It must be terribly hard work being a military dictator these days, having to spend your nights with one eye open in case the down-trodden proles get ideas above their station and run amok through the streets in brazen revolution while you have to flee for your life down a sewage pipe.
I find it startling that in the second decade of the 21st century only 5% of Heads of State are women, examples including Queen Elizabeth II and President Ellen Johnson Sirleaf of Liberia. We must do better to raise this statistic before the decade is out.
Since the formation of the World Bank in 1944, a gentlemen's agreement has been in place that gifts the presidency to an American citizen, just as a European traditionally takes the helm of the International Monetary Fund.
Here in Sudan's Nuba Mountains the war isn't nearly over. It's escalating as skirmishes between north and South Sudan become bigger battles. The war is widening and more people are dying - and one day we will ask whether we did enough to stop it.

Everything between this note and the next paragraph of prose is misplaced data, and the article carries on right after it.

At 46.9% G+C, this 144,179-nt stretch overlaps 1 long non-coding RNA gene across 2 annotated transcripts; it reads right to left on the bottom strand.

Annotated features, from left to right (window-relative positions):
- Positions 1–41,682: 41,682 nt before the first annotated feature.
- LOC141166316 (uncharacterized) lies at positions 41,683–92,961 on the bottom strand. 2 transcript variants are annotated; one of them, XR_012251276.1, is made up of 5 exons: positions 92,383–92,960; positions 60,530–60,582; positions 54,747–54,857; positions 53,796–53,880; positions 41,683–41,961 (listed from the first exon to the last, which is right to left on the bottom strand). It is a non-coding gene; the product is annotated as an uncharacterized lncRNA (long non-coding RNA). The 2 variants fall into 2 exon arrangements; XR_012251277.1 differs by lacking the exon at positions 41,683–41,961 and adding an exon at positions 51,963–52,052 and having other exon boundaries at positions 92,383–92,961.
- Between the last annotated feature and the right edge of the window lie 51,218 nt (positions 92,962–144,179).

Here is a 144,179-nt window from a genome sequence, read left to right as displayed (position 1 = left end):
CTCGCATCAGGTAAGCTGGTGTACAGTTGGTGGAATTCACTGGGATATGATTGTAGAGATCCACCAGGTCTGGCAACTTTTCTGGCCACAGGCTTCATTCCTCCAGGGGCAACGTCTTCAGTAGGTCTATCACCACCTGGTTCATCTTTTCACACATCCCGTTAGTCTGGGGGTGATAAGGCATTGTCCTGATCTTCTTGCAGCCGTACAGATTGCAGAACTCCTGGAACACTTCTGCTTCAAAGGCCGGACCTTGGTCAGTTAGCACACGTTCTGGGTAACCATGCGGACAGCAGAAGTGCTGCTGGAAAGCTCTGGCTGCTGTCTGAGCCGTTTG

As the world marks the International Day for Street Children today, children in street situations serve as a grim reminder of how one of the most marginalised and vulnerable groups in the world continues to be deprived of their basic rights; failed by governments, institutions and societies.
Look across the Atlantic and you will find that the UK delisted the group in 2008, and the following year the Council of the European Union removed it from the list of designated terrorist organisations. The only people left to benefit from MEK's current status in the US are the Mullahs of Iran.
Many young people upload photos of themselves on popular websites, and I am thrilled that so many take full advantage of the different social media. However, at the same time it is apparent that too many girls and boys are copying symbols and codes from the pornographic industry.
"Never prophesy, especially about the future." That nicely captures the perils of predictions - so nicely, indeed, that the saying or a version of it has been credited to numerous people, from the movie mogul Sam Goldwyn to baseball's Yogi Berra.
Self-immolations and hunger strikes are very distressing forms of political protest but they have been successful in putting Tibet back into the mainstream media and at visibly showing the collective pain and suffering of the Tibetan people.